Friday, September 11, 2009

The Reality of the Marginal Salesperson

Vice Presidents of Sales and/or Sales manager’s success rests on salespeople’s success, so let’s take a closer look at today’s typical sales force.

Many organizations equip salespeople with basic sales aids, and CRM software supported by marketing and/or advertising campaigns.

More often than not, we discover that a company's typical sales education includes these vague concepts:

• Know our product(s) well
• Work hard, make lots of calls to earn incentives
• Get the order, but use a “consultative” approach
• Open new accounts

Marginal salespeople say: “You get me in front of a good customer and I’ll make the sale every time.” In reality, they consistently miss their organization’s sales targets. Their response is, “These targets are unrealistic” or “these sales leads are no good.”

Based on our five levels of sales competency model, sixty to eighty percent of the salespeople we’ve observed are at the marginal level of competence.

[Request our short profile to determine the level of your organization’s competencies]

Most of the time, when marginal salespeople speak with a qualified buyer; they do not make a sale. To them, it’s a matter of luck or persistence. Within minutes, they are in a price conversation.

Each time they book $50,000 worth of business, you’ve invisibly lost at least another $50,000 in obtainable sales. This analysis comes from projects where we coach salespeople from the ranks of order-takers to becoming excellent product-peddlers, then becoming collaborative problem-solvers. Typically, they increase their sales by twenty to two hundred percent.

The remaining twenty to forty percent of medium to high producers produce the bulk of a company’s sales volume.

Their reasons for leaving business on the table include:

• New accounts are scarce and hard to develop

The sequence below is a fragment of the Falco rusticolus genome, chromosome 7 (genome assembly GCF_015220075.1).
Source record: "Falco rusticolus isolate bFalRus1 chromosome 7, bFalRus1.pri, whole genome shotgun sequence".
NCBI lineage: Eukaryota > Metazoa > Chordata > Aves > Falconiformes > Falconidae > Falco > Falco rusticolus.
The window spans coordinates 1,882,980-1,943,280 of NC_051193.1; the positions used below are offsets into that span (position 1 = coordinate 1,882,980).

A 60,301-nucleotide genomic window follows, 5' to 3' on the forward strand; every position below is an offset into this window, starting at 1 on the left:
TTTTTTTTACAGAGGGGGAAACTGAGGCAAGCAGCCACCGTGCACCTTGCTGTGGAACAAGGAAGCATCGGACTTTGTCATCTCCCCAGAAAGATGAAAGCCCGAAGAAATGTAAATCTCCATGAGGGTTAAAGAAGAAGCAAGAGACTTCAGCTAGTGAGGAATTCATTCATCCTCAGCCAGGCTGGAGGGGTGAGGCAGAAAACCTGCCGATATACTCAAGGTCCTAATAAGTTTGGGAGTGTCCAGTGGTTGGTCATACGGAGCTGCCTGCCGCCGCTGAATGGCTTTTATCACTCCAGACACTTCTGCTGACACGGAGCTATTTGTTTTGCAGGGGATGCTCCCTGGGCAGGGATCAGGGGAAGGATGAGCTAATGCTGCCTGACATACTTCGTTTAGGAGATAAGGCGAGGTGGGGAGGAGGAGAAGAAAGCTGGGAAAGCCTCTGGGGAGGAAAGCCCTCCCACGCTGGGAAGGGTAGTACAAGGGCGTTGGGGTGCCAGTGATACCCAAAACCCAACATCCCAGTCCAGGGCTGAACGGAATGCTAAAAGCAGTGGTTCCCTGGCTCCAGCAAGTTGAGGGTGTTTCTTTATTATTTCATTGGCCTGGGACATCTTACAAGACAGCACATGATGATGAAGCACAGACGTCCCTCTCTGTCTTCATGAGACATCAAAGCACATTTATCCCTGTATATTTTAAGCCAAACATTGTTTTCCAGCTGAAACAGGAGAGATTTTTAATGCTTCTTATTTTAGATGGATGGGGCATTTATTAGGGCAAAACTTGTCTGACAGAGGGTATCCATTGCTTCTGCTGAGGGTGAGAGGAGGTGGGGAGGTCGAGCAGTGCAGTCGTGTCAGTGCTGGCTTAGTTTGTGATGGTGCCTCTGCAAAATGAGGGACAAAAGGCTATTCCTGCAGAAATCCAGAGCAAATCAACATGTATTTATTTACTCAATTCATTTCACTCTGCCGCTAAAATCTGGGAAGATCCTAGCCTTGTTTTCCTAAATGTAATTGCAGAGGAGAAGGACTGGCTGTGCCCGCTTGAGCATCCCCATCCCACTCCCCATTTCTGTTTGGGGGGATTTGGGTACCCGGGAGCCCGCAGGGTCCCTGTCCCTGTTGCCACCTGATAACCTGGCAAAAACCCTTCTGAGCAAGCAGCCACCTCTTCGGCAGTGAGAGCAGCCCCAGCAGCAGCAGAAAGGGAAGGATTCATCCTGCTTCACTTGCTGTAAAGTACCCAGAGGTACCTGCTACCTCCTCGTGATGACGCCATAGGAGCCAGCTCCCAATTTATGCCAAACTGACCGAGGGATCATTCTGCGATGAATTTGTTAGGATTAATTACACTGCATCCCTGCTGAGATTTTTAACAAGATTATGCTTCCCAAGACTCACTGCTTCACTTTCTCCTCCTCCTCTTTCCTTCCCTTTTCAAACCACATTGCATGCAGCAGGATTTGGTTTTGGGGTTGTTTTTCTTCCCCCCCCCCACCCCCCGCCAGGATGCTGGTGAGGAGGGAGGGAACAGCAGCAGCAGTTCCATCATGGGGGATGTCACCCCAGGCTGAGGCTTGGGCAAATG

(They contend they are too busy with established accounts)
• They are secure and satisfied with their current sales record
• They don’t recognize the need for developing their sales competency
(They believe the problem is their company or the market)
• New ideas and selling methods are too much work and are not worth the effort

Medium producers tell us: “Give me a qualified buyer or a big, juicy problem to solve, and I’ll close the sale – every time. What we need around here is lower, more competitive pricing, better advertising, more qualified leads, and a better web site.”

The cost to their organizations is as high as twice their current sales volumes. Typically, they increase their performance between fifty to one hundred percent by moving from a friendly visitor, problem-solver, or technical advisor relationship with customers to one of genuine collaboration and, ultimately, becoming a sustaining resource. This peer-to-peer relationship to high level prospects makes it almost impossible for competitors to penetrate their accounts, even with slick marketing.

If talking to a salesperson has no value other than repeating product information and/or generic “solutions” or they simply re-hash general features and benefits, they bring no value to prospective clients.

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